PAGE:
His Holiness said he would like to begin the afternoon session by taking questions from the audience. During the lunch break he gave an interview to respected journalist Floris van Straaten in which he talked about positive developments in China, including the attention paid to the needs of ordinary poor farmers and judicial reform in the recent 3rd plenum. He also mentioned Xi Jinping’s remark about Buddhists taking responsibility to revive Chinese culture, which he said was an unusual observation for a communist party leader to make. He said it is too early to say where it may lead, but he noted that Xi Jinping, like Hu Yaobang before him, seems to have adopted a more realistic approach.

Erica Terpstra, who His Holiness has known a long time, introduced the afternoon session. She said it was a real pleasure to be here in his presence. She recalled an occasion when His Holiness was asked who he thought of as his spiritual peer and thinking for a moment he replied: “Everyone in the world.” She asked the audience to welcome ‘Our Holiness’.
His Holiness began as he usually does by acknowledging that all human beings are the same, mentally, physically and emotionally. All want a happy life. He said:
“If we could appreciate that all human beings are brothers and sisters belonging to the same human family, there’d be no room for conflict, no division between ‘us’ and ‘them’. There’d be no violence, no cheating or exploitation. People involved in education should think seriously about how to introduce such values into education. We are social animals, like bees who, without religion, laws or police, work together for their own survival.”
Answering questions from the audience, he suggested that in introducing Buddhism to children, if they belonged to a Buddhist family the Buddha, Dharma and Sangha could be explained to them. If not, it might be easier to talk about the mind and emotions. Asked how he relaxes he replied – sleep, going on to say that when he has time he reads and generally what he reads are the works of the Nalanda masters. Someone else wanted to know how His Holiness deals with mosquitoes and he said, to laughter from the audience, that his relationship with them is not very good. He added that he wonders what size of brain is needed to develop appreciation, because he sometimes allows a mosquito to drink his blood, but it flies off without showing any appreciation.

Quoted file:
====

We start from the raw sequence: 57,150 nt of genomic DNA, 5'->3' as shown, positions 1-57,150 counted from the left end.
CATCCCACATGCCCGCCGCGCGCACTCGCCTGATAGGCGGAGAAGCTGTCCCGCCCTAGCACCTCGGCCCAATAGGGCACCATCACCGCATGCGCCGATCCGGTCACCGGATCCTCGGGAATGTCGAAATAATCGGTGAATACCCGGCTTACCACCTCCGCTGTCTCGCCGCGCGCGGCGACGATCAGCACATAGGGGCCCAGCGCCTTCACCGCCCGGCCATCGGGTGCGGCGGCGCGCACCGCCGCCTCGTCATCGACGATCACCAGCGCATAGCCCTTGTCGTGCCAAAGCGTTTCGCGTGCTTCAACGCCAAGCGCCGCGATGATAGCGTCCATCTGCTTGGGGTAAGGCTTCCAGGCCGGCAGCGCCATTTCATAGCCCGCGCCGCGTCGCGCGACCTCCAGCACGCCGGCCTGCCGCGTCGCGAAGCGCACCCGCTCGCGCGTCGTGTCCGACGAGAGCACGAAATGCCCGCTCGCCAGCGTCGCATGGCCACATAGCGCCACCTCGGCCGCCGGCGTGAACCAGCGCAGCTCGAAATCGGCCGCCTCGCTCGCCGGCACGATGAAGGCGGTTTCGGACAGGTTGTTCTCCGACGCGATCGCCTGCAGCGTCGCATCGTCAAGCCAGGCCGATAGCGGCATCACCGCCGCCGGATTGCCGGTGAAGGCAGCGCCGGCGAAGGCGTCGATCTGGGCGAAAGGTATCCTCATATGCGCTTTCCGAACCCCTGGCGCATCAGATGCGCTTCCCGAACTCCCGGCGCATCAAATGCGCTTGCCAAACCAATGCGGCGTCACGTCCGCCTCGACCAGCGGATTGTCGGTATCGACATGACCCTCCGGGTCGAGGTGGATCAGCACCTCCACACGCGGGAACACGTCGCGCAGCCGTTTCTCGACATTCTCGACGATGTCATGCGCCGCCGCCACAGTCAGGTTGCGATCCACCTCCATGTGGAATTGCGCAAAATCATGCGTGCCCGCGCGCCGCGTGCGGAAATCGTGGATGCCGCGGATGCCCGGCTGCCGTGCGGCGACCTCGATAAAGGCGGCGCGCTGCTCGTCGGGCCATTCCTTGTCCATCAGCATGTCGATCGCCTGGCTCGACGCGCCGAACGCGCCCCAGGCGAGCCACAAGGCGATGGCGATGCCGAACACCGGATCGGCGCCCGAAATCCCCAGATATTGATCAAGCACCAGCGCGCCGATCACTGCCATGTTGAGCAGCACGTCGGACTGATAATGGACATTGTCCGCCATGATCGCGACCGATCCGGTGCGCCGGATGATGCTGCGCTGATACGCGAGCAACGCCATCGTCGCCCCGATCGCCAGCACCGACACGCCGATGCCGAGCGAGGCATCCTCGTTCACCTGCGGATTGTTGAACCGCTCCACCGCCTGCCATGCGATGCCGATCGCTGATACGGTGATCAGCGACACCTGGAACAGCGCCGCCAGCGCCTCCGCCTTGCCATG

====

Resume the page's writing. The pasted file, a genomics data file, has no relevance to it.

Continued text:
About euthanasia he said that like abortion it is generally better to avoid it, but that you would have to weigh the pros and cons of each case. Beginning his talk about secular ethics he said that all religious traditions teach about love, tolerance, forgiveness and self-discipline. However, in today’s world, in which at least 1 billion people have no interest in religion, there is a need for a system of ethics that has a universal appeal; a system of secular ethics beyond the limits of this or that religious tradition.
He said that the effects of climate change and the global economy extend beyond national boundaries. To deal with problems like corruption and the huge gap between rich and poor requires secular ethics. He mentioned that pilot projects are going on to design a curriculum to incorporate secular ethics into the education system. He does not expect to see the results of this work, but, if it is successful, those belonging to the 21st century generation may see a new way of thinking emerge that will result in this really becoming a century of peace.
His Holiness answered further questions from the audience, advising that peace of mind is the most important thing for those who are dying, and that what the Buddha taught is more important than works of art. He clarified that the teaching about there being no independent self does not mean there is no self at all, but that it is designated on the basis of the body and mind.
Regarding pro-Shugden demonstrators on the street outside, he said: “They chant “Stop lying”, but I don’t know what they are referring to lying about.
I have been very straightforward about this. “

Asked if it was true that he would be the last Dalai Lama he said that as early as 1969 he had made it clear that whether or not there would be another Dalai Lama would be up to the Tibetan people to decide.
Finally, to a question about climate change he pointed out that we have to be more alert. Whereas the sight of obvious violence makes us recoil, damage to the environment and climate change take place more stealthily. We are often not aware of it until it has already happened and it is difficult to restore.
The organizers thanked His Holiness profusely for coming to warm and extended applause from the audience and he left the stage. Tomorrow he will go to The Hague to meet parliamentarians and participate in a seminar on ‘The Heart of Education.